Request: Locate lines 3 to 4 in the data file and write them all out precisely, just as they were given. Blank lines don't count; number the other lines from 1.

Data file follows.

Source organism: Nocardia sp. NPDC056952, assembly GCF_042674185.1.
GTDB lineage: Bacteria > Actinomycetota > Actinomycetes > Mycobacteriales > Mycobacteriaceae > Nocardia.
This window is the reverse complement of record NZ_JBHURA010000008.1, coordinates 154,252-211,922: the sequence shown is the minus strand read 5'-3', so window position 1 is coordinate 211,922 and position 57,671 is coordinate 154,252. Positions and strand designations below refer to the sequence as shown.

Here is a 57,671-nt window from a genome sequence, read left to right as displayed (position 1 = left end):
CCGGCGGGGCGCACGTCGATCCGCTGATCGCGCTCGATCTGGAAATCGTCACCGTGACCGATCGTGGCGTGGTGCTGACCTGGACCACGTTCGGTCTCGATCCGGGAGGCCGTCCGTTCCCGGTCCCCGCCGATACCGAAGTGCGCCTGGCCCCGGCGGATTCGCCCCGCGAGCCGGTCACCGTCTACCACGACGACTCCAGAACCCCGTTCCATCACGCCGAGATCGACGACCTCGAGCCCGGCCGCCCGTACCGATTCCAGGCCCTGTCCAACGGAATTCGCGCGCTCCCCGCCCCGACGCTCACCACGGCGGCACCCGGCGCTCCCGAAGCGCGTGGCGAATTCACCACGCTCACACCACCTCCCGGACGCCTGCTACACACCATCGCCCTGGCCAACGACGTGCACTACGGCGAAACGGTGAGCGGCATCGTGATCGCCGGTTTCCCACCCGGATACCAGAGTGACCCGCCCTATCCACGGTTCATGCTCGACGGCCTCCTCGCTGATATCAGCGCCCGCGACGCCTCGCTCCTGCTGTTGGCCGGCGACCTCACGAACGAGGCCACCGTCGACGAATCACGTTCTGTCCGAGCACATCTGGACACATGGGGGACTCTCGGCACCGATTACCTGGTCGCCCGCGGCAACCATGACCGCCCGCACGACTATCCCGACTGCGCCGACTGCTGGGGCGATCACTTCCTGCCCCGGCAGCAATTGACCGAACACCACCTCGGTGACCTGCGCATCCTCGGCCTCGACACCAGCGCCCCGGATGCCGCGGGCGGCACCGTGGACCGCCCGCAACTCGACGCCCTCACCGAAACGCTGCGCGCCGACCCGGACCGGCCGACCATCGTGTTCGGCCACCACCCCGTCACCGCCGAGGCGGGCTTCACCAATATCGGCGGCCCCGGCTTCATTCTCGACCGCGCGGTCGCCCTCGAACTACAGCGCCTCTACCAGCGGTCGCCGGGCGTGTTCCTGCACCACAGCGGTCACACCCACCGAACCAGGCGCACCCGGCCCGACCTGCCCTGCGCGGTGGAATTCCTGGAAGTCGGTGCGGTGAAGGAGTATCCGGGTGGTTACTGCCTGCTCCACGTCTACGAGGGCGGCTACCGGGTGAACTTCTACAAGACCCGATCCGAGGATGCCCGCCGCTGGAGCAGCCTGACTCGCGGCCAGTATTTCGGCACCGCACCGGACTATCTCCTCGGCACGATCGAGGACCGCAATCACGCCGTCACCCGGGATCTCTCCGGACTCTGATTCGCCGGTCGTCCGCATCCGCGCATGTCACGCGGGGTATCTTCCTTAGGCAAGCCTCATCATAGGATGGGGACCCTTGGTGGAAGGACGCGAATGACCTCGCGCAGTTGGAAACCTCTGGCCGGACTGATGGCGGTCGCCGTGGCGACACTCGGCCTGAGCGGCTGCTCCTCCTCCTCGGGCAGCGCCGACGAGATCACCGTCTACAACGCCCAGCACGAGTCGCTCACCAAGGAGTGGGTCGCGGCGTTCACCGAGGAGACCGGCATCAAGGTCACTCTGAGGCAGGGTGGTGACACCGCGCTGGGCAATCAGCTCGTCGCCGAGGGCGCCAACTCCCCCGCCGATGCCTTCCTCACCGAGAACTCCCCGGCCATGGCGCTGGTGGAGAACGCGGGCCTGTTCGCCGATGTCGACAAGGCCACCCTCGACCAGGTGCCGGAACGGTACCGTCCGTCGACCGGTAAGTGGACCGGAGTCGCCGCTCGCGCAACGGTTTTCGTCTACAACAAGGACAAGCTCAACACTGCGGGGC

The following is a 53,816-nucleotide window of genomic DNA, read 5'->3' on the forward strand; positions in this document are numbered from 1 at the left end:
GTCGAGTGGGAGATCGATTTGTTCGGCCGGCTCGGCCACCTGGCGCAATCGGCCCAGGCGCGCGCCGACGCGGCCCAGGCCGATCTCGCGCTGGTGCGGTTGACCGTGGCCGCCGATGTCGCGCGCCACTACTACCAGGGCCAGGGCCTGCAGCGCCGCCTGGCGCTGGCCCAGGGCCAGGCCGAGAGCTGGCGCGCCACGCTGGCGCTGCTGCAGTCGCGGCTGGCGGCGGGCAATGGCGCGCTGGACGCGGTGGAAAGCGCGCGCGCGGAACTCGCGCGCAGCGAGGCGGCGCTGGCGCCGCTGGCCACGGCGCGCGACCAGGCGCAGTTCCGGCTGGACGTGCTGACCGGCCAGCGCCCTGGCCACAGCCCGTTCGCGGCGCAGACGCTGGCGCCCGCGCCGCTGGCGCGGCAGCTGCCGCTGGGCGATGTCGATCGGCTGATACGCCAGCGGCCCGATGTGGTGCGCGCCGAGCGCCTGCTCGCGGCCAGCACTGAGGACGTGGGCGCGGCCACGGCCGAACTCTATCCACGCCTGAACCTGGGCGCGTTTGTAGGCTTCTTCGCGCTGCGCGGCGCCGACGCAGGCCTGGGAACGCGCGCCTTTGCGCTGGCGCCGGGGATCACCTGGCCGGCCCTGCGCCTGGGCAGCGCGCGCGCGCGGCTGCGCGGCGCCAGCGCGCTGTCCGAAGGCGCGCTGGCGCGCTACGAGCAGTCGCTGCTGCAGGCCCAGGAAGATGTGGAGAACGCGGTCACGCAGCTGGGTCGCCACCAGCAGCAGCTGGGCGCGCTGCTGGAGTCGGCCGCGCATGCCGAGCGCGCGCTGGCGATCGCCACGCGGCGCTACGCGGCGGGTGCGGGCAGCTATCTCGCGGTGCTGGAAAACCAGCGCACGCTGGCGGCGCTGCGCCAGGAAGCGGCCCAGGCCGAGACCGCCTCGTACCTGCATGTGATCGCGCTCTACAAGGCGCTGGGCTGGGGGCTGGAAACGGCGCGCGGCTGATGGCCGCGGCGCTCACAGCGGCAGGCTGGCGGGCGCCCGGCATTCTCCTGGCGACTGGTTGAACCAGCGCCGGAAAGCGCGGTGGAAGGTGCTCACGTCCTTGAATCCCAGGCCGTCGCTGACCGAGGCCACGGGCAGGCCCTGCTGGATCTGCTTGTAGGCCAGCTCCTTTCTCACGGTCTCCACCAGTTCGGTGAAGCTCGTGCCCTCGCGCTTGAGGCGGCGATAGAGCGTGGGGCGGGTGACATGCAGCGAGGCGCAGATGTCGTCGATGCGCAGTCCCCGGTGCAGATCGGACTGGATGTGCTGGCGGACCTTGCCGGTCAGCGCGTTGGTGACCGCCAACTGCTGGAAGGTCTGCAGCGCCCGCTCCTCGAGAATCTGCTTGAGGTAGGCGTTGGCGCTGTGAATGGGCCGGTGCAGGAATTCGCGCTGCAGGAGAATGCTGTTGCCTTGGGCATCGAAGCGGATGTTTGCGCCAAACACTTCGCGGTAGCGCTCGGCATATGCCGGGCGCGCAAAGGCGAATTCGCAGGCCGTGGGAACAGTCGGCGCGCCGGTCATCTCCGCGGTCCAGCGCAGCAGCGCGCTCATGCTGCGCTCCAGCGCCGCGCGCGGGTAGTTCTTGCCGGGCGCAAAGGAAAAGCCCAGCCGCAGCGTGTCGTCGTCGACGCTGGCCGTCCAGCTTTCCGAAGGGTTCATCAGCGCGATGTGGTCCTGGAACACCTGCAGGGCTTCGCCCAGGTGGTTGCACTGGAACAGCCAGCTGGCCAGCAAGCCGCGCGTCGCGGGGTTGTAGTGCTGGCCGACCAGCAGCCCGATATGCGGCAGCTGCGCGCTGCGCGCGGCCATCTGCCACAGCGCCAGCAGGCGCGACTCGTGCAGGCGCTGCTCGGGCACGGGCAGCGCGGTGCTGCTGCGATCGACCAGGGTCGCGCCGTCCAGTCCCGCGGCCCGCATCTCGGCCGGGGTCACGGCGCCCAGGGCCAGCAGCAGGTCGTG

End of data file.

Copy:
This window is the reverse complement of record NZ_JBHURA010000008.1, coordinates 154,252-211,922: the sequence shown is the minus strand read 5'-3', so window position 1 is coordinate 211,922 and position 57,671 is coordinate 154,252. Positions and strand designations below refer to the sequence as shown.

Here is a 57,671-nt window from a genome sequence, read left to right as displayed (position 1 = left end):